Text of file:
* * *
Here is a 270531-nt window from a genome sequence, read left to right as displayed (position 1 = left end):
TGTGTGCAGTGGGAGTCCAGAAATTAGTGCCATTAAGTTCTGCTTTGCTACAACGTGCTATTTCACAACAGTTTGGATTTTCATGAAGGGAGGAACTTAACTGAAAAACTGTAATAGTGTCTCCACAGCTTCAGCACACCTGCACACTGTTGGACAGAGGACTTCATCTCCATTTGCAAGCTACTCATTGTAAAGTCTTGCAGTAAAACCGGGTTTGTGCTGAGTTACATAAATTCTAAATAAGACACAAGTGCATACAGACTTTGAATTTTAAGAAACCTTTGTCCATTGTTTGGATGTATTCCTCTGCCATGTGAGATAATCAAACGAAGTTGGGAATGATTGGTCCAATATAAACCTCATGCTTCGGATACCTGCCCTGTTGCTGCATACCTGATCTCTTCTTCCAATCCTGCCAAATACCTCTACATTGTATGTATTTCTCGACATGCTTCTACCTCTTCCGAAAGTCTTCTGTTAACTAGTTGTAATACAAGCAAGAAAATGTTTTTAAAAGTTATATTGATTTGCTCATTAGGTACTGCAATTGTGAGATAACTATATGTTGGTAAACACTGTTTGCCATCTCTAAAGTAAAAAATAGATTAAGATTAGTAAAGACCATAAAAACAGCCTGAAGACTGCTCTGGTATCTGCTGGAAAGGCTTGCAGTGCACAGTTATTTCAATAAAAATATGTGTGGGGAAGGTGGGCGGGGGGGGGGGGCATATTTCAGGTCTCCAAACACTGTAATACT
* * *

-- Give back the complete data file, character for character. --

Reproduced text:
Here is a 270531-nt window from a genome sequence, read left to right as displayed (position 1 = left end):
TGTGTGCAGTGGGAGTCCAGAAATTAGTGCCATTAAGTTCTGCTTTGCTACAACGTGCTATTTCACAACAGTTTGGATTTTCATGAAGGGAGGAACTTAACTGAAAAACTGTAATAGTGTCTCCACAGCTTCAGCACACCTGCACACTGTTGGACAGAGGACTTCATCTCCATTTGCAAGCTACTCATTGTAAAGTCTTGCAGTAAAACCGGGTTTGTGCTGAGTTACATAAATTCTAAATAAGACACAAGTGCATACAGACTTTGAATTTTAAGAAACCTTTGTCCATTGTTTGGATGTATTCCTCTGCCATGTGAGATAATCAAACGAAGTTGGGAATGATTGGTCCAATATAAACCTCATGCTTCGGATACCTGCCCTGTTGCTGCATACCTGATCTCTTCTTCCAATCCTGCCAAATACCTCTACATTGTATGTATTTCTCGACATGCTTCTACCTCTTCCGAAAGTCTTCTGTTAACTAGTTGTAATACAAGCAAGAAAATGTTTTTAAAAGTTATATTGATTTGCTCATTAGGTACTGCAATTGTGAGATAACTATATGTTGGTAAACACTGTTTGCCATCTCTAAAGTAAAAAATAGATTAAGATTAGTAAAGACCATAAAAACAGCCTGAAGACTGCTCTGGTATCTGCTGGAAAGGCTTGCAGTGCACAGTTATTTCAATAAAAATATGTGTGGGGAAGGTGGGCGGGGGGGGGGGGCATATTTCAGGTCTCCAAACACTGTAATACT